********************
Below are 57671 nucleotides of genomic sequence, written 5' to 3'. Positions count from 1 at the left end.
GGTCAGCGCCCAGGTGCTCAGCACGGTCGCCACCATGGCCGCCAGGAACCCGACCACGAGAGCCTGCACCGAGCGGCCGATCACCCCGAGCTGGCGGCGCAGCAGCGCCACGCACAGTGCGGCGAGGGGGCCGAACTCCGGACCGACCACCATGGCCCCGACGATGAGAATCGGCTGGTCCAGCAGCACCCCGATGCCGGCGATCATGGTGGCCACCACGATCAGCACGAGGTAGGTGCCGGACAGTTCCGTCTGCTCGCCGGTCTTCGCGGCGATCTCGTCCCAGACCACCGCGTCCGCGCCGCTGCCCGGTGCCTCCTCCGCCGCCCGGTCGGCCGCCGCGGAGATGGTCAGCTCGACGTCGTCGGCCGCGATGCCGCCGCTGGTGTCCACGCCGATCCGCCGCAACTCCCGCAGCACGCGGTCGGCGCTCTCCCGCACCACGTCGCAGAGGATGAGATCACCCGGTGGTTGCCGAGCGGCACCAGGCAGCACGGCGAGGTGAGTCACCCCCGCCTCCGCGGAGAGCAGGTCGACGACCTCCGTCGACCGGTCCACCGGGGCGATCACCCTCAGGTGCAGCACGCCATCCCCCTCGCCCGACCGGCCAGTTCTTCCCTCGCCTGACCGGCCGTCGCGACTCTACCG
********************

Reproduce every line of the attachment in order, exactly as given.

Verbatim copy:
Below are 57671 nucleotides of genomic sequence, written 5' to 3'. Positions count from 1 at the left end.
GGTCAGCGCCCAGGTGCTCAGCACGGTCGCCACCATGGCCGCCAGGAACCCGACCACGAGAGCCTGCACCGAGCGGCCGATCACCCCGAGCTGGCGGCGCAGCAGCGCCACGCACAGTGCGGCGAGGGGGCCGAACTCCGGACCGACCACCATGGCCCCGACGATGAGAATCGGCTGGTCCAGCAGCACCCCGATGCCGGCGATCATGGTGGCCACCACGATCAGCACGAGGTAGGTGCCGGACAGTTCCGTCTGCTCGCCGGTCTTCGCGGCGATCTCGTCCCAGACCACCGCGTCCGCGCCGCTGCCCGGTGCCTCCTCCGCCGCCCGGTCGGCCGCCGCGGAGATGGTCAGCTCGACGTCGTCGGCCGCGATGCCGCCGCTGGTGTCCACGCCGATCCGCCGCAACTCCCGCAGCACGCGGTCGGCGCTCTCCCGCACCACGTCGCAGAGGATGAGATCACCCGGTGGTTGCCGAGCGGCACCAGGCAGCACGGCGAGGTGAGTCACCCCCGCCTCCGCGGAGAGCAGGTCGACGACCTCCGTCGACCGGTCCACCGGGGCGATCACCCTCAGGTGCAGCACGCCATCCCCCTCGCCCGACCGGCCAGTTCTTCCCTCGCCTGACCGGCCGTCGCGACTCTACCG